Have you ever wanted to grow vines along a fence or wall in that pretty diamond pattern espalier? In this post I’m sharing the step-by-step plans as well as all the details you need to create one, too!
THIS POST MAY INCLUDE AFFILIATE LINKS. CLICK HERE FOR MY FULL DISCLOSURE POLICY.
This is a post that I’ve been dying to share with you guys ~ and one that’s been over a year in the making! It all started when I wanted to grow some vines in a diamond pattern on a blank wall in our front yard. I’m sure you’ve seen them. They’re a form of espalier, which simply means to grow vines flat against a wall. And in this case, they’re done in a diamond pattern.
They’re elegant and very European looking. And I thought they’d be the perfect thing to fill the empty wall we have on the front of our house. However, when I started to look online for instructions on how to do it, it was actually hard to find them!
Because this involves math. Yes, math! You can’t just guess where to put the wires. You need it to be symmetrical, and you need math in order to figure out how many diamonds you’ll be making. Which leads to how much wire you need, which then leads to how many plants you’ll be buying. You get the picture.
As you can see, we have a weird asymmetrical wall in the front of our house that was completely blank. It’s asymmetrical in the fact that it doesn’t exist on the other side of the garage. There’s just one, to the right of the garage. Other people who have our same house have planted larger shrubs there (trying to cover it up!), and I’ve even seen decor hanging there (not my favorite look). But once I got it into my head that I wanted this diamond pattern espalier, there was no changing my mind!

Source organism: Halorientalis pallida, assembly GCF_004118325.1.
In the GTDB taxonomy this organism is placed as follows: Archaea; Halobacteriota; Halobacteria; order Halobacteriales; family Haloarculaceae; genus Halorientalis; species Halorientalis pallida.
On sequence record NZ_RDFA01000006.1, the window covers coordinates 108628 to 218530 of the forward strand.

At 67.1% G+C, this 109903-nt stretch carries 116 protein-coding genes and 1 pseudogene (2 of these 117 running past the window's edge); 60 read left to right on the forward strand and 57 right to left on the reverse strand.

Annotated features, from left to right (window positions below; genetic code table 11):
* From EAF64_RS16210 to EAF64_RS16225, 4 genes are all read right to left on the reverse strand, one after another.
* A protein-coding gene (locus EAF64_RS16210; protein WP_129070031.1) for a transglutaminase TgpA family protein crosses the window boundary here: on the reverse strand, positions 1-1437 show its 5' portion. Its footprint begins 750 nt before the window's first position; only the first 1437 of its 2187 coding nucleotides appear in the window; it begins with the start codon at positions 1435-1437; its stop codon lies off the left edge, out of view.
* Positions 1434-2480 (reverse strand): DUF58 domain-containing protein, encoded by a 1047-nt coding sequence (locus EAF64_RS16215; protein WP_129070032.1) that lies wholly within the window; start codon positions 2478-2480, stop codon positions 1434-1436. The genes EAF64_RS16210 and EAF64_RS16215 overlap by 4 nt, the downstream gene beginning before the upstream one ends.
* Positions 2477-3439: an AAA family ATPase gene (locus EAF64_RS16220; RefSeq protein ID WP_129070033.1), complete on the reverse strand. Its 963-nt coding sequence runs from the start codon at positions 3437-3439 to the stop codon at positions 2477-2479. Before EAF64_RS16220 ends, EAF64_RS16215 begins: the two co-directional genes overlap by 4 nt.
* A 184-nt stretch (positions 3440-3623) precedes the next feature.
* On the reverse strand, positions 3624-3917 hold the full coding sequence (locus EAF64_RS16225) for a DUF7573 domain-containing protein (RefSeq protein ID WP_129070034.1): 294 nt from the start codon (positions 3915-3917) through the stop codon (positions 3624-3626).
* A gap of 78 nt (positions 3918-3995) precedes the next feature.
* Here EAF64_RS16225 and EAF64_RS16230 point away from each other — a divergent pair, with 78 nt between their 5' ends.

And this espalier thing? It originated in France. Of course it did! Apparently everything I love is French! 😉
So a Belgian fence is just an espalier that is done in a diamond, or criss cross pattern. And it’s actually relatively easy to recreate in your own garden. It’s the perfect way to add vertical visual interest, and in case you have a big blank wall, disguise that, too!
Supplies You’ll Need
200 ft 16 gauge galvanized wire
Needle nose pliers with wire cutter
Cordless screw gun
Set of masonry drill bits (if you’re doing this on a fence, you can just get wood drill bits)
1 tube of clear 100% silicone caulk (you only need this if you’re doing it on a wall, not a fence)
(3) creeping fig plants
Picking a Vine
As far as picking a plant, there are tons of climbing vines that will work. I chose Creeping Fig because we love it, have it in the backyard (it’s covering all our fences) and it’s a super fast grower. I’m not patient and in this kind of situation, I didn’t want to have to wait years for it to fill in. It’s also basically maintenance free after the first year – yay!
If you want something that will bloom, trumpet vine, jasmine, or bougainvillea can all work.
How to Install Your Diamond Pattern Espalier